Selling Yourself on Forums

Because of the anonymous nature of the internet people are generally more skeptical when it comes to doing business online. Owing partly to famous internet scams sensationalized by the media and to bad personal experiences online, people are less likely to trust a party whom they’ve never met in person.

As an online marketer, you face the challenge of building trust and loyalty without the benefit of a physical handshake, a face-to-face meeting, or even a smile. To this end online forums can provide an excellent way to build meaningful relationships with people and attract new customers.

By joining a forum in your area of expertise, you gain access to a community that shares your interests as well as a pool of potential customers. There are countless forums dealing with just about any topic imaginable. The vast majority of forums do not charge you a fee to register or post messages. Many allow you to include with your posts self-promotional “signatures” that you can use to promote your business and link to your website.

A good way to locate a forum relevant to your line of business is to do a keyword search using one of the major search engines. Why a major search engine? A Google search for “website marketing forum,” for example, will not only return dozens of relevant forums on website marketing, but will also give you an indication of how highly they are regarded by the search engine giant, as gauged by how high they rank for that key phrase. Forums that rank higher on the search engine result pages (SERPs) are the ones of which you’ll want to become a member.

Forums allow you to share knowledge and gain reputation as an expert in your field. Offering concrete advice that is immediately useful to other people is an especially effective marketing technique. Once you’ve gained credibility in your field, you will be sought after for your professional expertise without your having to promote yourself.

Participating in forums is also an excellent way to humanize yourself and your business. When people deal with you, they’ll know that they’re dealing with a real person, not a nameless, faceless business entity. By staking your reputation online, you demonstrate that you are willing to accept some degree of accountability for your actions.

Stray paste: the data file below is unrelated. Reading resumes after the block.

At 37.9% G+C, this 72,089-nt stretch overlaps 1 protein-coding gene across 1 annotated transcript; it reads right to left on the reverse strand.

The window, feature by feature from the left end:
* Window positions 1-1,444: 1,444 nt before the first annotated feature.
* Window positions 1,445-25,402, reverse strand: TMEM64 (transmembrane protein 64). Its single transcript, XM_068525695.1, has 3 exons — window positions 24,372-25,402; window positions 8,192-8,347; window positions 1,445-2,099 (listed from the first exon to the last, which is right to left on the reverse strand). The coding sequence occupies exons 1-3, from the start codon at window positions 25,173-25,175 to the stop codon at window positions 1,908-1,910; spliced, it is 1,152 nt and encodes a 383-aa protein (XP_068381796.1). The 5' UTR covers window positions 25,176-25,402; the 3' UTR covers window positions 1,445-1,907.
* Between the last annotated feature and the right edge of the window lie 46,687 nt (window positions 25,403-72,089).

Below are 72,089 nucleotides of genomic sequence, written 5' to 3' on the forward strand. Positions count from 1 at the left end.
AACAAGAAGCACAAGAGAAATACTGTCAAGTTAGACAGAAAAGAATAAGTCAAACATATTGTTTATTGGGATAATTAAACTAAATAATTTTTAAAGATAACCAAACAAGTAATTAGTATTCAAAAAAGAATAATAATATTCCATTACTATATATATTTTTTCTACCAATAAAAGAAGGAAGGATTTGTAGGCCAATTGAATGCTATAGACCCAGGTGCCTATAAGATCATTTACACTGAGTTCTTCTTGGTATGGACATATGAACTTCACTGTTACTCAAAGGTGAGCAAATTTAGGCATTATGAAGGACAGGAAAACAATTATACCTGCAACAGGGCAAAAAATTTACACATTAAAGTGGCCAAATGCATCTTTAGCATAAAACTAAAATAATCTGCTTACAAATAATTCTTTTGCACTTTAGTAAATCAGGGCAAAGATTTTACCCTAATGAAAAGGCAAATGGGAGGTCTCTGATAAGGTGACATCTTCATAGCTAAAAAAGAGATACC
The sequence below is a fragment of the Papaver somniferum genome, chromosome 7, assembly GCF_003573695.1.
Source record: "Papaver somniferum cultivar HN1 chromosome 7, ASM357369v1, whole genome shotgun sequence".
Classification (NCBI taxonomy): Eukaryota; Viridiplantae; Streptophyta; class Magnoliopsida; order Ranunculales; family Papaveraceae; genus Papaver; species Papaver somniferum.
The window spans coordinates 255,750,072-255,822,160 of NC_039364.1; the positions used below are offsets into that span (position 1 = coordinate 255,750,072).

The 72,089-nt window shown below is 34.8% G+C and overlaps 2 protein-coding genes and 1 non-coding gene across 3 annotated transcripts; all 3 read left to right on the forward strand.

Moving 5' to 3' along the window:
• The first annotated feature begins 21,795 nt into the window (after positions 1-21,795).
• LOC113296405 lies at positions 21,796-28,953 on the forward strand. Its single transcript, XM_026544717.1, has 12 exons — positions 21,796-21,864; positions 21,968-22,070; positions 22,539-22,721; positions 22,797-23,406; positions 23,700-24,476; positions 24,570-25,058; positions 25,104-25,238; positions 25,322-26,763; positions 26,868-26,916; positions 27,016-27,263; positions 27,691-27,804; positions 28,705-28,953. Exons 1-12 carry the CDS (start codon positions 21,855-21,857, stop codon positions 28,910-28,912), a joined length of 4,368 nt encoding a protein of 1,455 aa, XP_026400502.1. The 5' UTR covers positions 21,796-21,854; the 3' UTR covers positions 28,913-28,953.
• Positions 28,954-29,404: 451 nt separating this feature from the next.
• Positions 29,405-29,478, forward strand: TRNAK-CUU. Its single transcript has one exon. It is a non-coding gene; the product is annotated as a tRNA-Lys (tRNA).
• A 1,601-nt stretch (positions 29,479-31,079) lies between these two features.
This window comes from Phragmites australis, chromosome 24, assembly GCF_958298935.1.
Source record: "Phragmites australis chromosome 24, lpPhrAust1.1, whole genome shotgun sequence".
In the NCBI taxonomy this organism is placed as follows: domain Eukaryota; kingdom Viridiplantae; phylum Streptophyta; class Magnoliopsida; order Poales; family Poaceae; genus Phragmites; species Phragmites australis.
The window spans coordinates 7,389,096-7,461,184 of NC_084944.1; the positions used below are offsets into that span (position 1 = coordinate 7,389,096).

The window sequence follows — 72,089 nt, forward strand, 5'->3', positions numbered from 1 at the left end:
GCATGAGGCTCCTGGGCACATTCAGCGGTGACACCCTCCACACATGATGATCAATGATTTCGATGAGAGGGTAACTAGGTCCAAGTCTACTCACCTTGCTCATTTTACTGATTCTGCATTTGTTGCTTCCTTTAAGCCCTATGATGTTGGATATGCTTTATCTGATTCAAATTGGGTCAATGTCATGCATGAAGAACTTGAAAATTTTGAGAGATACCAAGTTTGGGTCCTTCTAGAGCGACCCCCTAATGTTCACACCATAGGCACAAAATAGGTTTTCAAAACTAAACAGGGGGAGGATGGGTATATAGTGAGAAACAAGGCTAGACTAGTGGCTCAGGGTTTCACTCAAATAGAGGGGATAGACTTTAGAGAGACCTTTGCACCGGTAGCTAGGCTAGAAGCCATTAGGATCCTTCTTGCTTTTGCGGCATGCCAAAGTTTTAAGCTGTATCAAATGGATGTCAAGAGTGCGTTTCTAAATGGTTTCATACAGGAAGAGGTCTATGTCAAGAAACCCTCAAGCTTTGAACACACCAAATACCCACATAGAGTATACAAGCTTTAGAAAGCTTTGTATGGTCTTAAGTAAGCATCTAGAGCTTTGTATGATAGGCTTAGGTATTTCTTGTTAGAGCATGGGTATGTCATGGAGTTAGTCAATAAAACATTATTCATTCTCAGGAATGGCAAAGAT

If you’re a generally honest and agreeable person in the real life, there is no reason to hide behind a company name when conducting business online. The personal qualities that make you likable in the real world will also make you likable in cyberspace. Indeed, establishing meaningful relationships online is a lot like making friends in the real world. After all, on the other side of the terminal is a real person with real emotions just like you.

Another key to meaningful online relationships is to create an atmosphere of openness and transparency. Although you normally use a nickname to start and respond to posts in public forums, you should use your real name in private correspondences. It is good practice to begin your messages with a salutation, addressing them by their real name whenever possible. A little courtesy can go a long way in building loyalty and trust.

Apart from selling your personal qualities, you must have something of value to offer to people– and at prices that are fair to everyone! On a venue where your personal reputation is not at stake, you can price a widget for any amount you want and hope someone will come along and buy it. When you do business on forums, however, you must be extra value-conscious when pricing your product or service. If you overprice your widget, you risk receiving flames from other members that could harm your reputation. This is why it’s so important to research what other members are charging for a similar widget and to price yours competitively. Often you’ll end up charging lower prices to members of your forum than to other customers with whom you have not developed as close a relationship for the same widget.

Building positive relationships is about making people feel important. Just as you want to feel good for having sold your product or service, people want to feel good for having bought it. This is why it is so important to promptly answer their questions and attend to their concerns. Listen to their inputs and incorporate their ideas into your business practices. This is how you make your customers a part of your team. It’s not a stretch to speak of your customer as a member of your team. When you really think about it, no business can exist without its customers. Teamwork is not limited to interacting with other members of your company. It also takes teamwork to build a constructive, mutually beneficial relationship between you and your customers.

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